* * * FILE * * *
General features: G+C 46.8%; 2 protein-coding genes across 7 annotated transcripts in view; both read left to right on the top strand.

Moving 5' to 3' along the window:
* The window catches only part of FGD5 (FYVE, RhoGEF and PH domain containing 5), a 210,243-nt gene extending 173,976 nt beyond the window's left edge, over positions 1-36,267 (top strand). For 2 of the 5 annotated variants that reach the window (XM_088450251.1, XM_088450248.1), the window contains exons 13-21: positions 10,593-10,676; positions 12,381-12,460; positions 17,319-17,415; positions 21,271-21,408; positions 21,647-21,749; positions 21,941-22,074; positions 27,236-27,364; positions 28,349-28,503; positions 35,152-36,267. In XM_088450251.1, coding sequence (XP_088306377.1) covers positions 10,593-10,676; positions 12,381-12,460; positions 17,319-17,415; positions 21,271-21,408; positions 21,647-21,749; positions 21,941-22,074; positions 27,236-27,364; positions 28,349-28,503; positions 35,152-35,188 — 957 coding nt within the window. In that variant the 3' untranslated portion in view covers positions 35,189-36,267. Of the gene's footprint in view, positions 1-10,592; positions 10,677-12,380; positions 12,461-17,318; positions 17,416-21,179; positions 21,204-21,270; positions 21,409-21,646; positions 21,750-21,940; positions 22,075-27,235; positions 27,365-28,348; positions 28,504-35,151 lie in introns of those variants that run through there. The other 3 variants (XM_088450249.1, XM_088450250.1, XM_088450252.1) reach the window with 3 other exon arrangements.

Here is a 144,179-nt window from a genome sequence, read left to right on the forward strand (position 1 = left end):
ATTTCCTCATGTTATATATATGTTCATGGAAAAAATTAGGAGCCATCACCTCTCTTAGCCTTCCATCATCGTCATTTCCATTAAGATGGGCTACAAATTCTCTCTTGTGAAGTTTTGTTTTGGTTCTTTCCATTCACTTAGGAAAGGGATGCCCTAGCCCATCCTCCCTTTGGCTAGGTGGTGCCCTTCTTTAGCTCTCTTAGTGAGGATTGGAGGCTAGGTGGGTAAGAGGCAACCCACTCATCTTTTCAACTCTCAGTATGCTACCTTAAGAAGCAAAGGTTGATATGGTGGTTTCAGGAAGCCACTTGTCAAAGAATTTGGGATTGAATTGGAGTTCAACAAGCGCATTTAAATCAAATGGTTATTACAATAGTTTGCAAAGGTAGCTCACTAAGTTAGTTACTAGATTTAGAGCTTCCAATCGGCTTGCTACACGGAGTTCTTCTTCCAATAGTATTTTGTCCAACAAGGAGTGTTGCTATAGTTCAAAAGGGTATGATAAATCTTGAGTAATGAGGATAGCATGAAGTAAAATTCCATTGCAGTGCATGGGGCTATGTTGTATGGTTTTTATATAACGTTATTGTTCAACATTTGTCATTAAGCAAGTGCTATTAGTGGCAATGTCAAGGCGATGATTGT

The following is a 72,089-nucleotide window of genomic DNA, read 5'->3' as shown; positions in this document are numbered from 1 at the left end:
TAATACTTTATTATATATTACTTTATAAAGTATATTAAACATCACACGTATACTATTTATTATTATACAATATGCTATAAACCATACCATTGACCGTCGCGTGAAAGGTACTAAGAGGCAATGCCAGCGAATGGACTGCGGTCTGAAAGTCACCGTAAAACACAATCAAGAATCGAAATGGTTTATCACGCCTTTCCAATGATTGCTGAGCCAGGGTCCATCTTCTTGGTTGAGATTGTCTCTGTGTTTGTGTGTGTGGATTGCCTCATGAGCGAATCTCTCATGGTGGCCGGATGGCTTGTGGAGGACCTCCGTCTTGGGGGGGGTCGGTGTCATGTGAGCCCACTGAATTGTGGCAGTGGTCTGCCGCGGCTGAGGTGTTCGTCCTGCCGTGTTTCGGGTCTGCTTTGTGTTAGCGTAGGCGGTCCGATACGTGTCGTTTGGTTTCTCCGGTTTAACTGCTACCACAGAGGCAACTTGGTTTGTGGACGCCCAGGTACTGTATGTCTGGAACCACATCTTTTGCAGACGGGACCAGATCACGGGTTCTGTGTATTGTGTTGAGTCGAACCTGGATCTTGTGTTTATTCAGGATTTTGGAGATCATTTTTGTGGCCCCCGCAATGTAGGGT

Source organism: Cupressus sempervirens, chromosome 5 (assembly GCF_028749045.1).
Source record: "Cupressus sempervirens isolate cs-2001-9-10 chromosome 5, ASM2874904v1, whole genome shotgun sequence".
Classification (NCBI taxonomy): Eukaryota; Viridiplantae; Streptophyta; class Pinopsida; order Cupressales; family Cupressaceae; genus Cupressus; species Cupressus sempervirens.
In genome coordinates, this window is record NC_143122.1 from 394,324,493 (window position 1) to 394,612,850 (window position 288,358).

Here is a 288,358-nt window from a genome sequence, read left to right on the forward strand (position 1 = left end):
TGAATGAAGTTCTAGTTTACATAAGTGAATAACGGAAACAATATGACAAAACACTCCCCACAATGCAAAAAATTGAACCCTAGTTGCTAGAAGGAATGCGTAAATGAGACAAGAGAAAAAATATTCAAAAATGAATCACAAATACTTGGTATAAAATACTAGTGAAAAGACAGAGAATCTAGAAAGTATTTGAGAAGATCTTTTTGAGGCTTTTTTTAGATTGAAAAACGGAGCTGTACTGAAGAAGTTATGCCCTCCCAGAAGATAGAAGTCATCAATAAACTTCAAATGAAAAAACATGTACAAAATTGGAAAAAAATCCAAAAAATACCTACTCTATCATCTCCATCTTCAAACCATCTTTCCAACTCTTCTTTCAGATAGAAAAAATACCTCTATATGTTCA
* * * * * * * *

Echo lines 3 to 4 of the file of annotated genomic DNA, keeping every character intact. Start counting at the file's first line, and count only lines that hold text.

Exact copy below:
* The window catches only part of FGD5 (FYVE, RhoGEF and PH domain containing 5), a 210,243-nt gene extending 173,976 nt beyond the window's left edge, over positions 1-36,267 (top strand). For 2 of the 5 annotated variants that reach the window (XM_088450251.1, XM_088450248.1), the window contains exons 13-21: positions 10,593-10,676; positions 12,381-12,460; positions 17,319-17,415; positions 21,271-21,408; positions 21,647-21,749; positions 21,941-22,074; positions 27,236-27,364; positions 28,349-28,503; positions 35,152-36,267. In XM_088450251.1, coding sequence (XP_088306377.1) covers positions 10,593-10,676; positions 12,381-12,460; positions 17,319-17,415; positions 21,271-21,408; positions 21,647-21,749; positions 21,941-22,074; positions 27,236-27,364; positions 28,349-28,503; positions 35,152-35,188 — 957 coding nt within the window. In that variant the 3' untranslated portion in view covers positions 35,189-36,267. Of the gene's footprint in view, positions 1-10,592; positions 10,677-12,380; positions 12,461-17,318; positions 17,416-21,179; positions 21,204-21,270; positions 21,409-21,646; positions 21,750-21,940; positions 22,075-27,235; positions 27,365-28,348; positions 28,504-35,151 lie in introns of those variants that run through there. The other 3 variants (XM_088450249.1, XM_088450250.1, XM_088450252.1) reach the window with 3 other exon arrangements.

Here is a 144,179-nt window from a genome sequence, read left to right on the forward strand (position 1 = left end):